In 2009, Safeway CEO Steven A. Burd launched a public relations and political campaign claiming that his company had seen a stunning drop in health care costs after implementing a wellness program. In an opinion piece for the Wall Street Journal, Burd said that Safeway had begun testing employees’ tobacco usage, weight, blood pressure, and cholesterol levels in 2005 and tying financial incentives to their results. Burd called this program “completely voluntary” in the same paragraph that he explained individuals who didn’t pass these tests had to pay $780 more in annual premiums, or $1,560 more for family plans. This kind of doublespeak is par for the course in the world of corporate wellness, where avoiding a financial penalty is often framed as getting a discount. Simply by instituting wellness programs, Burd wrote, “we have kept our per capita health-care costs flat (that includes both the employee and the employer portion), while most American companies’ costs have increased 38% over the same four years.” As it turns out, almost none of Burd’s story was true. As the Washington Post’s David Hilzenrath discovered, Safeway implemented its wellness program in 2009, not 2005, and only about 14 percent of its workforce was even eligible to participate in it. Safeway did manage to keep its health care costs down—by raising deductibles in 2006, shifting more of the cost of health care onto employees.She noted the history of how the Federal government addressed this issue over time:
Throughout the 1990s, federal regulations kept workplace wellness programs in check. Companies were allowed to offer modest financial incentives, but the rewards could be tied only to participation, not to outcomes. In other words, companies could offer workers cash or a discount on their insurance premiums for completing an HRA or a biometric screening, but they had to give all participants the same reward regardless of their health status. That changed during the George W. Bush administration. In December 2006, Bush’s regulators in the departments of Labor, Treasury, and Health and Human Services—the three agencies that regulate group health plans and enforce HIPAA—finalized a new ruleestablishing that companies could tie financial rewards to health outcomes. Not only that, they could increase the size of the financial rewards up to 20 percent of the total cost of the health plan. Put another way, this meant that companies could shift up to 20 percent of the total cost of premiums onto unhealthy employees. Business leaders had told administrators that they’d have “a greater opportunity to encourage healthy behaviors through programs of health promotion and disease prevention if they are allowed flexibility in designing such programs,” as Bush’s staff wrote in the rule.She continues by noting how this Safeway scam conned the Obama Administration into putting the “Safeway Amendment” into ACA. But why bring this up now as aren’t we doing “Repeal and Replacement” whatever that means? Eric Levitz explains:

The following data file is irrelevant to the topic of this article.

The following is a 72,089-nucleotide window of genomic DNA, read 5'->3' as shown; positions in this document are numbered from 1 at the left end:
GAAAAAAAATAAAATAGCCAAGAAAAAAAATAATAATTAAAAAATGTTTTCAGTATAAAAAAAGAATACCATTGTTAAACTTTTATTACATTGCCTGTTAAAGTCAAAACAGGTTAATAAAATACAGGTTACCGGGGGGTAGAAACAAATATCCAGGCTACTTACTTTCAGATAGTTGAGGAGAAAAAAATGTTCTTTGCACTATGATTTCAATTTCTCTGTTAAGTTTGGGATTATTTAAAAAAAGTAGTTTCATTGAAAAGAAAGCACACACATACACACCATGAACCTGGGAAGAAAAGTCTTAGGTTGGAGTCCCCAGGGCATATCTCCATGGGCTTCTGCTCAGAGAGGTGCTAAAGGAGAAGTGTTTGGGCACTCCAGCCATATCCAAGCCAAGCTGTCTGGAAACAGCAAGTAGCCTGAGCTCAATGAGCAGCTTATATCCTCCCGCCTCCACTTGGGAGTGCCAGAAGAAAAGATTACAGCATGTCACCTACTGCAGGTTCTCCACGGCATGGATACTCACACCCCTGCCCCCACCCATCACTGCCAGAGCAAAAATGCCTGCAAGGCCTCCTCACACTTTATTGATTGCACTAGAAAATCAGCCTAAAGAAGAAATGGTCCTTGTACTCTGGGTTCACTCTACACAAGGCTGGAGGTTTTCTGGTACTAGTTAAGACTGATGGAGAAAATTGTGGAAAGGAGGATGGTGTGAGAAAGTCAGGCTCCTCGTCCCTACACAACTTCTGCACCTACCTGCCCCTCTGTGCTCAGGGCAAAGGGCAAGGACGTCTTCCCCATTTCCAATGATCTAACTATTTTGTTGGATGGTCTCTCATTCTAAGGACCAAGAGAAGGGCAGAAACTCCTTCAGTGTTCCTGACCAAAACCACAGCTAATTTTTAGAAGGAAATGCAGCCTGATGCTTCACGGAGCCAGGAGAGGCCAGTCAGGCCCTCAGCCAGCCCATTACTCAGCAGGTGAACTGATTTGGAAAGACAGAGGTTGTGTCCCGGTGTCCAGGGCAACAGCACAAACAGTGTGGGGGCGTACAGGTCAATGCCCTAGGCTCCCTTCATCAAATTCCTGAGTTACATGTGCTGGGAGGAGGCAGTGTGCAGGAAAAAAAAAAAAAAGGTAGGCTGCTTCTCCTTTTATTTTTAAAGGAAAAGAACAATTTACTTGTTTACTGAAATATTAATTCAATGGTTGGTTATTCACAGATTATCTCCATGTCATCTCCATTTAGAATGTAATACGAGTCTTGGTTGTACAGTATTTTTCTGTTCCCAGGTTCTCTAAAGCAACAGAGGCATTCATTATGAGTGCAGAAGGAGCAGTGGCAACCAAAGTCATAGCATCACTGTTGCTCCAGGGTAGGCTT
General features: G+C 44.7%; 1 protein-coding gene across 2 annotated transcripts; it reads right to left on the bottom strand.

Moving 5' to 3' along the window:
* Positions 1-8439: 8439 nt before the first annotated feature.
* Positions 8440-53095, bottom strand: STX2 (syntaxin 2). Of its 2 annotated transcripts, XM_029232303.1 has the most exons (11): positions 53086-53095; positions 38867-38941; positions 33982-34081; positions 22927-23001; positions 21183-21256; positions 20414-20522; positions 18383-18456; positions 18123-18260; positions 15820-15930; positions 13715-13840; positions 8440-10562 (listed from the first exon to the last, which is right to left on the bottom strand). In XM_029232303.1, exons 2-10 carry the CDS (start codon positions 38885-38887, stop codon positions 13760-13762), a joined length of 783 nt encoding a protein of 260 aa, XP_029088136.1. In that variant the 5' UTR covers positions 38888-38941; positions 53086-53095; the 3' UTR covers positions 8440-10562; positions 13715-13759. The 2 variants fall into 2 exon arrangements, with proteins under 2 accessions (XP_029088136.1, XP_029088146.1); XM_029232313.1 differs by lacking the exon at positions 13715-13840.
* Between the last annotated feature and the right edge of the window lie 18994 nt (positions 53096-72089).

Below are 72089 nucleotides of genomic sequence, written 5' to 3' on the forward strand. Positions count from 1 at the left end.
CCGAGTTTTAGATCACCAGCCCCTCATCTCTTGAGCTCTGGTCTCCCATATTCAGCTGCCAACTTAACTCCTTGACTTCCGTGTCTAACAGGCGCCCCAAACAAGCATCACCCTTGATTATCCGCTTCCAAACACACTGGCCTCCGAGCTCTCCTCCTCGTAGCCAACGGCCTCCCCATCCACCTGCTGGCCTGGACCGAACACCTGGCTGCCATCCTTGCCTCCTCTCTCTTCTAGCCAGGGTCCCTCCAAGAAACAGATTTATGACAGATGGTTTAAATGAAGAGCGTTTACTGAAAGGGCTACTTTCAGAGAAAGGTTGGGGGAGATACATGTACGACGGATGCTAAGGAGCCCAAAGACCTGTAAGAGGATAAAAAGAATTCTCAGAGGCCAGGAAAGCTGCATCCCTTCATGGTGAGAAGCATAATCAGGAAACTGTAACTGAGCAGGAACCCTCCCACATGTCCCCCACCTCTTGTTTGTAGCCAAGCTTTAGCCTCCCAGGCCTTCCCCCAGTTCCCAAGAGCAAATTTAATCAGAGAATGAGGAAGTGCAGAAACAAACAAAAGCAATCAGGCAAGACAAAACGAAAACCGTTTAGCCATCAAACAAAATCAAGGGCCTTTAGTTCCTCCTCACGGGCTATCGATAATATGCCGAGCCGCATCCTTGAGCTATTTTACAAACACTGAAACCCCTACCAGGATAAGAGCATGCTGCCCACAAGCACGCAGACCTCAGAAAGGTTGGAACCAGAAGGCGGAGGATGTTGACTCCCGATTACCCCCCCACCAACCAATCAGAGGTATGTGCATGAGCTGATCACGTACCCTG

Now that it’s public knowledge that the story behind the Safeway Amendment was a lie — and that there is little science to support that lie’s broader premise — you might think that Congress would scrap the provision. If so, you don’t know Congress. Rather than roll back the Safeway Amendment, the House GOP is working to expand its reach ... It’s almost as though entities that define their own wellness by the size of their profit margins can’t be trusted to promote the “wellness” of the human beings that they view as labor costs.Using disinformation to promote an agenda of shifting more costs onto workers to enhance profit margins. Isn’t this what Paul Ryan means by “A Better Way”?